In Stark-wall he dwelt, and reigned a King, well beloved of his folk, sorely feared of their foemen. Strife he had to deal with, at home and abroad; but therein he was not quelled, till he fell asleep fair and softly, when this world had no more of deeds for him to do. Nor may it be said that the needy lamented him; for no needy had he left in his own land. And few foes he left behind to hate him.
As to the Maid, she so waxed in loveliness and kindness, that it was a year’s joy for any to have cast eyes upon her in street or on field. All wizardry left her since the day of her wedding; yet of wit and wisdom she had enough left, and to spare; for she needed no going about, and no guile, any more than hard commands, to have her will done. So loved she was by all folk, forsooth, that it was a mere joy for any to go about her errands. To be short, she was the land’s increase, and the city’s safeguard, and the bliss of the folk.
Somewhat, as the days passed, it misgave her that she had beguiled the Bear-folk to deem her their God; and she considered and thought how she might atone it.
So the second year after they had come to Stark-wall, she went with certain folk to the head of the pass that led down to the Bears; and there she stayed the men-at-arms, and went on further with a two score of husbandmen whom she had redeemed from thralldom in Stark-wall; and when they were hard on the dales of the Bears, she left them there in a certain little dale, with their wains and horses, and seed-corn, and iron tools, and went down all bird-alone to the dwelling of those huge men, unguarded now by sorcery, and trusting in nought but her loveliness and kindness. Clad she was now, as when she fled from the Wood beyond the World, in a short white coat alone, with bare feet and naked arms; but the said coat was now embroidered with the imagery of blossoms in silk and gold, and gems, whereas now her wizardry had departed from her.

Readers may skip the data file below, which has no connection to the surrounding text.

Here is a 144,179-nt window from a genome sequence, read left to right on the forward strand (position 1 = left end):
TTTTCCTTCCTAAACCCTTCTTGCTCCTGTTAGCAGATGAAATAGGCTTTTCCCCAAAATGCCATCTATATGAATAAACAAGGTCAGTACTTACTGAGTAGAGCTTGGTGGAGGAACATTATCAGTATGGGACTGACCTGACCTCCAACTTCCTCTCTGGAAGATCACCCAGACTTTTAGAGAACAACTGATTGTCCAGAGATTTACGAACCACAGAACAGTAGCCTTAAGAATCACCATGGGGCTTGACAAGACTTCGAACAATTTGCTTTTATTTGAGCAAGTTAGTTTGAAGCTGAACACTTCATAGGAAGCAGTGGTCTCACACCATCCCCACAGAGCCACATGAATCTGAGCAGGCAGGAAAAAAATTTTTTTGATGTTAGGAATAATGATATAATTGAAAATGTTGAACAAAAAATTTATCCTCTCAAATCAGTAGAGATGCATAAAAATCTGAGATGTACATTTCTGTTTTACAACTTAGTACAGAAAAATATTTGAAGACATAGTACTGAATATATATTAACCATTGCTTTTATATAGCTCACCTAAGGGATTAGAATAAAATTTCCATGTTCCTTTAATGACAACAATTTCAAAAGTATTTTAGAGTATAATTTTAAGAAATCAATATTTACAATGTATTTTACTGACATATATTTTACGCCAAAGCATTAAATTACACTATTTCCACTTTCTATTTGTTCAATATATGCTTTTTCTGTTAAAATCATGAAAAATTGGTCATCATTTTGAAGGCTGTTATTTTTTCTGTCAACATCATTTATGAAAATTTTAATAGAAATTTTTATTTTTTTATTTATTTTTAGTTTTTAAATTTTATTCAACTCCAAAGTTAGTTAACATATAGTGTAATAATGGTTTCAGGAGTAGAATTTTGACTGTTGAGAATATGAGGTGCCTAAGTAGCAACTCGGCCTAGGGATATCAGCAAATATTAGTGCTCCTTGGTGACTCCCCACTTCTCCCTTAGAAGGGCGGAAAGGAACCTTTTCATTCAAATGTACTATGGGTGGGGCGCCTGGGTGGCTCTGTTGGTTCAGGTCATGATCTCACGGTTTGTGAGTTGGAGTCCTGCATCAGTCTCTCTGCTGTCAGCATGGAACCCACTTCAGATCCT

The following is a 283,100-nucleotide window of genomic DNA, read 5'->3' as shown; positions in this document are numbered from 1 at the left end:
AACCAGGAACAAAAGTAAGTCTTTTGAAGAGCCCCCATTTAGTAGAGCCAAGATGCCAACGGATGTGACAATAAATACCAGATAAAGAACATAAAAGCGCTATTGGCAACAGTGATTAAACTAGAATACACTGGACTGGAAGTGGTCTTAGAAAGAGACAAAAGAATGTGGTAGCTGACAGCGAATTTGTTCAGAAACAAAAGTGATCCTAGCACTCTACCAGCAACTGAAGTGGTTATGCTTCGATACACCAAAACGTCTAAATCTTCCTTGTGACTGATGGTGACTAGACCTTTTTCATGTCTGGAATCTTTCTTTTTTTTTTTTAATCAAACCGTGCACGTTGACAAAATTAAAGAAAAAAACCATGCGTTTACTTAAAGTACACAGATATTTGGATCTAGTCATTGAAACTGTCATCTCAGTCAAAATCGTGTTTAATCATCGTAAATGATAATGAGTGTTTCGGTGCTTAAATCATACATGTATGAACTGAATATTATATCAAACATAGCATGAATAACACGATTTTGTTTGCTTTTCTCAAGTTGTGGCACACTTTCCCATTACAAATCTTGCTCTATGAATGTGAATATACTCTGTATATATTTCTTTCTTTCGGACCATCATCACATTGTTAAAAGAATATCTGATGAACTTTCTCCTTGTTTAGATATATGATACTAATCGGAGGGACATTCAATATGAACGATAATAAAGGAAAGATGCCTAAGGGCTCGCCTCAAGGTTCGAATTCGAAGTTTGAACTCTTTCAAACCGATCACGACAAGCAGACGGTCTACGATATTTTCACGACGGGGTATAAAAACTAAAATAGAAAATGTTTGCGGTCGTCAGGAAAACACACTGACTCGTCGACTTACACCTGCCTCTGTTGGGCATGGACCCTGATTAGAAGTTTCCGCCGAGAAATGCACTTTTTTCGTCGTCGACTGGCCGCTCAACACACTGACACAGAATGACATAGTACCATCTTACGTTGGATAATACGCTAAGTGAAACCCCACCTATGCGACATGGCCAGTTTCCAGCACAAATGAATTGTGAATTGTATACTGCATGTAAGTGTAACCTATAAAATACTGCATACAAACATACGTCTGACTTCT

So she came to the Bears, and they knew her at once, and worshipped and blessed her, and feared her. But she told them that she had a gift for them, and was come to give it; and therewith she told them of the art of tillage, and bade them learn it; and when they asked her how they should do so, she told them of the men who were abiding them in the mountain dale, and bade the Bears take them for their brothers and sons of the ancient Fathers, and then they should be taught of them. This they behight her to do, and so she led them to where her freedmen lay, whom the Bears received with all joy and loving-kindness, and took them into their folk.
So they went back to their dales together; but the Maid went her ways back to her men-at-arms and the city of Stark-wall.
Thereafter she sent more gifts and messages to the Bears, but never again went herself to see them; for as good a face as she put on it that last time, yet her heart waxed cold with fear, and it almost seemed to her that her Mistress was alive again, and that she was escaping from her and plotting against her once more.
As for the Bears, they throve and multiplied; till at last strife arose great and grim betwixt them and other peoples; for they had become mighty in battle: yea, once and again they met the host of Stark-wall in fight, and overthrew and were overthrown. But that was a long while after the Maid had passed away.
Now of Walter and the Maid is no more to be told, saving that they begat between them goodly sons and fair daughters; whereof came a great lineage in Stark-wall; which lineage was so strong, and endured so long a while, that by then it had died out, folk had clean forgotten their ancient custom of king-making; so that after Walter of Langton there was never another king that came down to them poor and lonely from out of the Mountains of the Bears.